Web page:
The planned amendments to the Constitution are likely to include a controversial change that would foresee legal scrutiny over decisions taken by the Supreme Military Council, or YAŞ. The amendment will be included in the constitutional package if Prime Minister Recep Tayyip Erdoğan approves.
Having established a committee composed of legal experts from the party, the Justice and Development Party, or AKP, has started work on a draft constitutional package. A possible amendment, which foresees judicial review for YAŞ decisions, was discussed at the committee’s first meeting last week and will be added to the constitutional package, the Hürriyet Daily News & Economic Review has learned. However, if there is no compromise on the amendment with the opposition parties, the government will not insist.
"We are currently making our preparations for the draft package. When it is ready, we will seek consensus with other political parties," a member of the committee said, speaking to the Daily News. "We can remove the amendment from the package if they object," he said, adding that the AKP does not have a precondition for the changes.
YAŞ convenes biannually to determine the military’s agenda. It also decides promotions and expulsions among the military staff. Lack of discipline and reactionary activities of the army officials are considered as important reasons for an expulsion. According to the current Constitution, YAŞ decisions cannot be submitted to judicial review.
President Abdullah Gül put an annotation up to the expulsions through YAŞ decisions during his term in office as prime minister. Current Prime Minister Erdoğan also acted in the same way.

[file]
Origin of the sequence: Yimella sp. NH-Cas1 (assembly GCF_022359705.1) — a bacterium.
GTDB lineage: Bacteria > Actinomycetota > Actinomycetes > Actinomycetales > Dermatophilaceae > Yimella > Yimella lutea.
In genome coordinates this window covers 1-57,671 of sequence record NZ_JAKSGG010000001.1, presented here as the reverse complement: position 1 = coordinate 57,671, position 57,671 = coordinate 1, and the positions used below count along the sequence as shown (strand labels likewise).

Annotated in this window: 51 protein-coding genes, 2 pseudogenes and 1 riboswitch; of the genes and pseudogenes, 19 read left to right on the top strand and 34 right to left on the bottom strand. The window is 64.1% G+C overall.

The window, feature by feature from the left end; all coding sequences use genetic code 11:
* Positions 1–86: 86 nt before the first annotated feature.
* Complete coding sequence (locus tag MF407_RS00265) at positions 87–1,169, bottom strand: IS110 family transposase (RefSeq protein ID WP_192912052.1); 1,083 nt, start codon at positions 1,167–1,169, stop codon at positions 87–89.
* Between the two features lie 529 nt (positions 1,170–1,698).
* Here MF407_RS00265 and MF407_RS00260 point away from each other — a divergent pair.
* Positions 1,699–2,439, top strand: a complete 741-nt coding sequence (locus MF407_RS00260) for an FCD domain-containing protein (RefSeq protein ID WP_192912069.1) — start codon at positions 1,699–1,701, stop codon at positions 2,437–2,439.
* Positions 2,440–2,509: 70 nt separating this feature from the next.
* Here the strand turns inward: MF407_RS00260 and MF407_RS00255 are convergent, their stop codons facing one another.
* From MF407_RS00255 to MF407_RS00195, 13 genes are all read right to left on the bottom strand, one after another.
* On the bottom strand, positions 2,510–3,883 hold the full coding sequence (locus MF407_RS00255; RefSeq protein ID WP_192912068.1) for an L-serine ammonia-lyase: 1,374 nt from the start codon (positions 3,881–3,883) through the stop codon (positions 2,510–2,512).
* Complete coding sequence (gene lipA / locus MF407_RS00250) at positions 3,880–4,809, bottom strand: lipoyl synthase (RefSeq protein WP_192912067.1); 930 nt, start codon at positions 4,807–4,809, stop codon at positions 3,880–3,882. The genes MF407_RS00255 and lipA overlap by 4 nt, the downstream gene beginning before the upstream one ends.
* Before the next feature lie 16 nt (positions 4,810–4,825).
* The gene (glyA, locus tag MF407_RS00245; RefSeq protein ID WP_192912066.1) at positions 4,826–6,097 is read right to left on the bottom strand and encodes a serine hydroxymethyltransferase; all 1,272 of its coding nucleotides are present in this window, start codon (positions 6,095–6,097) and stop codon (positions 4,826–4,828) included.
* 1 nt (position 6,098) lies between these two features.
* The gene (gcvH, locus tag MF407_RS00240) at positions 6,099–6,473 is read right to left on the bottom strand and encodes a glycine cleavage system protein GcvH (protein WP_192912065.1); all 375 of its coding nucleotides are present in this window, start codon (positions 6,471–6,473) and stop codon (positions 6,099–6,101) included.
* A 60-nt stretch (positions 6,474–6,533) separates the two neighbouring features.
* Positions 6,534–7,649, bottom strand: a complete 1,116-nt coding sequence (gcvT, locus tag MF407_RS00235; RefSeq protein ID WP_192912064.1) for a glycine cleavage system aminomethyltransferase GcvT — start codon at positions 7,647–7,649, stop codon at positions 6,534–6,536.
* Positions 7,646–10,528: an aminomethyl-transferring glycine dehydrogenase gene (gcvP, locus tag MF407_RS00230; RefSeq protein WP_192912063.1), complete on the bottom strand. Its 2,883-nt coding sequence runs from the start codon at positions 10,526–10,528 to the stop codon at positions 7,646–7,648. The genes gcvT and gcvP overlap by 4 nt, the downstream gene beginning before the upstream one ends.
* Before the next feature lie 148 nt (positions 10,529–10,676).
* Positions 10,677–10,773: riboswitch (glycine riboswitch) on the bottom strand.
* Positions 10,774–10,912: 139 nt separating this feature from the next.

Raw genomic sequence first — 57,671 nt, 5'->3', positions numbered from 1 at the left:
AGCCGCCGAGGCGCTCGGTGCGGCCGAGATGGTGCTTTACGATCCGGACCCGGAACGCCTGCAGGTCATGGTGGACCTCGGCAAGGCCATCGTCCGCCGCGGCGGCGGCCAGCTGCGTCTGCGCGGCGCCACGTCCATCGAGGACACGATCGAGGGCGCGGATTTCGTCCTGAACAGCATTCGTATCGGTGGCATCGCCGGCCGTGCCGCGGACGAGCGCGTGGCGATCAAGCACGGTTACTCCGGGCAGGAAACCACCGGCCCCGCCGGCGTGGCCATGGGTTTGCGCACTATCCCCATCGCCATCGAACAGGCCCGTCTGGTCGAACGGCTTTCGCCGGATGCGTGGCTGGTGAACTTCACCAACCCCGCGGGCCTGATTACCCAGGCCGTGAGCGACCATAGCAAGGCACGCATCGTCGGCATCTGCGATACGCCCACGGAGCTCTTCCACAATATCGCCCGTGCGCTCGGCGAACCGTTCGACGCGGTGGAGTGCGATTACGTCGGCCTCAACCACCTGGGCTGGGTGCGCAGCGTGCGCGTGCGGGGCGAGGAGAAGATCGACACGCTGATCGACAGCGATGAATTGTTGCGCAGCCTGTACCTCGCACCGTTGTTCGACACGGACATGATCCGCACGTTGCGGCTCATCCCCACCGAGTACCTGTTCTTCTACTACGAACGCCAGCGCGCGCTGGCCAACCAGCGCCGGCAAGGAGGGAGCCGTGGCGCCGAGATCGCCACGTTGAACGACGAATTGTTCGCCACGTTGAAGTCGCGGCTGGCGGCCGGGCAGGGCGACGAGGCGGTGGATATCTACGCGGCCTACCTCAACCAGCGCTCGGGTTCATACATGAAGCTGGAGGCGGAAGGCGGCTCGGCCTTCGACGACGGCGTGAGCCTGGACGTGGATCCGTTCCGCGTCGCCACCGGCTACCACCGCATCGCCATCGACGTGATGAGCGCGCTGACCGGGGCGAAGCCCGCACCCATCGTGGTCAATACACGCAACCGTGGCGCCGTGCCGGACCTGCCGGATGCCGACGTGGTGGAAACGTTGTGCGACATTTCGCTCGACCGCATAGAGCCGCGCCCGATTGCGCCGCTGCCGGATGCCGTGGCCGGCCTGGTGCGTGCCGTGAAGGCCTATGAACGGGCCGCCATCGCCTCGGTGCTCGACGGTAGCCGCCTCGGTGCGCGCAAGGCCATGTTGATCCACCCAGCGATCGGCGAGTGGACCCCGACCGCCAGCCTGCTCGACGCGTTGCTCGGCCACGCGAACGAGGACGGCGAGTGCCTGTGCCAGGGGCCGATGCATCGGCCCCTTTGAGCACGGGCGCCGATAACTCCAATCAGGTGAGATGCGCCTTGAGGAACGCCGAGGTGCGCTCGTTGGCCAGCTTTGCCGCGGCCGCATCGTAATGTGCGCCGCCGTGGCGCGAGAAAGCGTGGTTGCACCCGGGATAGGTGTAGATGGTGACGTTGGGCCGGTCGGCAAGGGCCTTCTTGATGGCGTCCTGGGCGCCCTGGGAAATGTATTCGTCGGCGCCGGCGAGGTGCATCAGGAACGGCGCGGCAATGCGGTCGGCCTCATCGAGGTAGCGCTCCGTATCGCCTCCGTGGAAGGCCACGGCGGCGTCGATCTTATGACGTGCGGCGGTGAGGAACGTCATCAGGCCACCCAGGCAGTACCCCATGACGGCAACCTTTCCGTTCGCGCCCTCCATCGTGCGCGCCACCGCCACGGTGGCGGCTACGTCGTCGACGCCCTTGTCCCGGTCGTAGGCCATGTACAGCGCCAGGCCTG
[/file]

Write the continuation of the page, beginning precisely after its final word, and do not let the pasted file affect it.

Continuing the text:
Package scope extended
Besides an amendment on YAŞ decisions, the committee is also planning to extend the scope of the package in relation to different topics. Thus, it may cover 10 or 12 articles, instead of four as previously announced by Erdoğan.
The four amendment items already in the draft include the right for individual appeal to the Constitutional Court, the obdusman law, the election law and the Venice criteria, which will restrict party closures. Sources said some amendments related to European Union, or EU, democratization, individual rights and freedoms may also be added.
The committee also discussed the amendment related to the election of Constitutional Court members. The details of the amendment have not been determined yet. However, the AKP insists that the Constitutional Court should include some members who are elected by Parliament.
A debate over Gül’s presidential term was another topic of the committee meeting. The committee sought ways to end the debate about whether Gül’s term of office should be five or seven years, and decided that the problem can be solved only through constitutional amendment.
The debate over Gül’s presidency term started after a referendum on a legal package in 2007 that opened the way for voters to elect the president instead of Parliament, and decreased the presidential tenure from seven years in office to five. However, the package was opened for referendum after Gül was elected president by the Parliament. The committee is currently thinking over adding a provisional clause to the Constitution in order to guarantee Gül’s presidential tenure of seven years in line with the former article. Presided by deputy Prime Minister Cemil Çiçek, the committee includes the head of the Parliamentary Constitution Committee Burhan Kuzu, head of the Parliamentary Justice Committee Ahmet İyimaya and AKP’s deputy group leaders Sadullah Ergin and Bekir Bozdağ.